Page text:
Newnham June Event – How It Went!

Newnham June Event – How It Went!

The run-up days to the June Event, between my last update about it, and the event taking place (last Tuesday) were very, very busy; while every other student in Cambridge celebrated having finished their exams, I was in meetings or answering emails or solving last-minute problems which had arisen, basically every minute of every day (with the exception of a few extra choir rehearsals that had been scheduled for our tours to Sheffield (17th-20th June) and Ireland (11th-15th July)). On the day before the event, we started at 9am (a little earlier than I like but I survived!) and finished around 11pm, and the day of the event was even longer: the event was set to last from 7pm to 2.30am, and we started with a 7.45am meeting on Tuesday morning and left for bed around 4.30am on Wednesday morning, to be back for 10am to supervise the end of the clear up.

The experience was a little stressful, and one thing I am intending to put in my handover notes for the next treasurer is a recommendation to supervise how committee members are running their budgets more closely than I did. I decided that as long as people were within their budget, they could be responsible for division of their own budgets, and just send me invoices as these came in. This works to some extent, in that the responsibility for deciding how to spend money within sub budgets should be the relevant committee member’s! However, I was never sure how many invoices I had left to pay for each sub budget, and I was occasionally sent through an email saying “Hey Emily, can you pay this by today”, which can be a little bit concerning if the bank’s fraud checks take longer than normal and suddenly you’re risking having people not paid on time and it’s all very stressful… Essentially, there is a line to tread between micromanagement (bad) and lack of awareness of what is happening (very bad). I veered a little close to the latter, and will recommend to my successor that they lean to the micromanagement side.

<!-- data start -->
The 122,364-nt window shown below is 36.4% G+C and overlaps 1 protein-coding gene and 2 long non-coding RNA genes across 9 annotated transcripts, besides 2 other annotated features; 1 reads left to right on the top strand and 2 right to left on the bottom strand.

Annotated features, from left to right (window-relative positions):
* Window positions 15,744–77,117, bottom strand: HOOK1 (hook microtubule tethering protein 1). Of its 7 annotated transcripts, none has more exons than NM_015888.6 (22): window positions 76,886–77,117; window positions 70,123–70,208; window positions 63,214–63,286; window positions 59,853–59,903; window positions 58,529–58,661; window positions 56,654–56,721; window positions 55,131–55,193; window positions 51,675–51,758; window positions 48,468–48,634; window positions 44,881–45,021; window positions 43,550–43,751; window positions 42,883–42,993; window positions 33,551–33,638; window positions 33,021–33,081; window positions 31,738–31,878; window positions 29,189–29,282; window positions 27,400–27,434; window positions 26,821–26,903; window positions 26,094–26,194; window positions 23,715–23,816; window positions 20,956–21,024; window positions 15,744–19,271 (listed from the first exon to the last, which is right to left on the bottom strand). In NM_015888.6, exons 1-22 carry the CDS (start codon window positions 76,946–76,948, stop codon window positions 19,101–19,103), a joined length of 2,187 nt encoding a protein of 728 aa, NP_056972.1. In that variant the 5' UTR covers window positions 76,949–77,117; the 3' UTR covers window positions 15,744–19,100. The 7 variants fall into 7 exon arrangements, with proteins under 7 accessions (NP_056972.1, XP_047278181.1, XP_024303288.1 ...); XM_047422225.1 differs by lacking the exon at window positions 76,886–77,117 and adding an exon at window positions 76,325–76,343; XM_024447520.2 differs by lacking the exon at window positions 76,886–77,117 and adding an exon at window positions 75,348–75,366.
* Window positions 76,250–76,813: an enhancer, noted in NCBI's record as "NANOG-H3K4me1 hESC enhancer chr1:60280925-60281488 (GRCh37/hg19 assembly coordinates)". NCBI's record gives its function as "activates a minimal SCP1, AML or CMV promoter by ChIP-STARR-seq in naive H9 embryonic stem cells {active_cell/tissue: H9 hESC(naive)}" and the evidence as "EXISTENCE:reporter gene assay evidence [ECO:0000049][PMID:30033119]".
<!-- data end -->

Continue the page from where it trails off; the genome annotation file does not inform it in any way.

Another thing I will recommend, both to myself and to the Treasurer of the next Newnham June Event (2018) is to have two separate contingency budgets: one for human error/oversights, and one for possible post event expenses (e.g. loss or damage to any hired equipment). This may seem a little excessive, but it will make pre-event stress, when you don’t know if anything large will be damaged and if therefore you will end up over budget much less significant. In the end, we didn’t use all our contingency budget, because we caused incredibly little damage to anything we rented (the only things we need to replace is four headsets from the thousand we rented for the silent disco, and we were expecting to have to replace rather more than that – apparently the average number which need replacing after an event like ours is usually closer to 50…) but I was very concerned, after we used up a fair bit of it on human errors (which are unavoidable, of course) that we might have a problem. Luckily, we didn’t, but I think the safety blanket would be a good idea in future.

There were a few things I would now do differently, which I’m very lucky to have been able to learn about, but on the whole, the preparation for the event, while stressful and intense went relatively smoothly I’m incredibly proud of myself and the other committee members for the fantastic event we got together. Everyone we spoke to really enjoyed the event (which was why we were doing it in the first place!!) and was impressed by the attention to detail, and the overall vibe matching up with the theme so well. I still have final invoices to pay and committee members to reimburse (in fact, I’ve spent today going through receipts to work out committee reimbursment) but the event is more or less over, and I’m really glad to have had the experience I had, learning about treasuring on a much, much bigger budget than I’d ever have been able to learn to manage in student theatre. (I also learned a lot about student balls – I was so much more appreciative of how much effort had gone into the ball I attended at a different college!)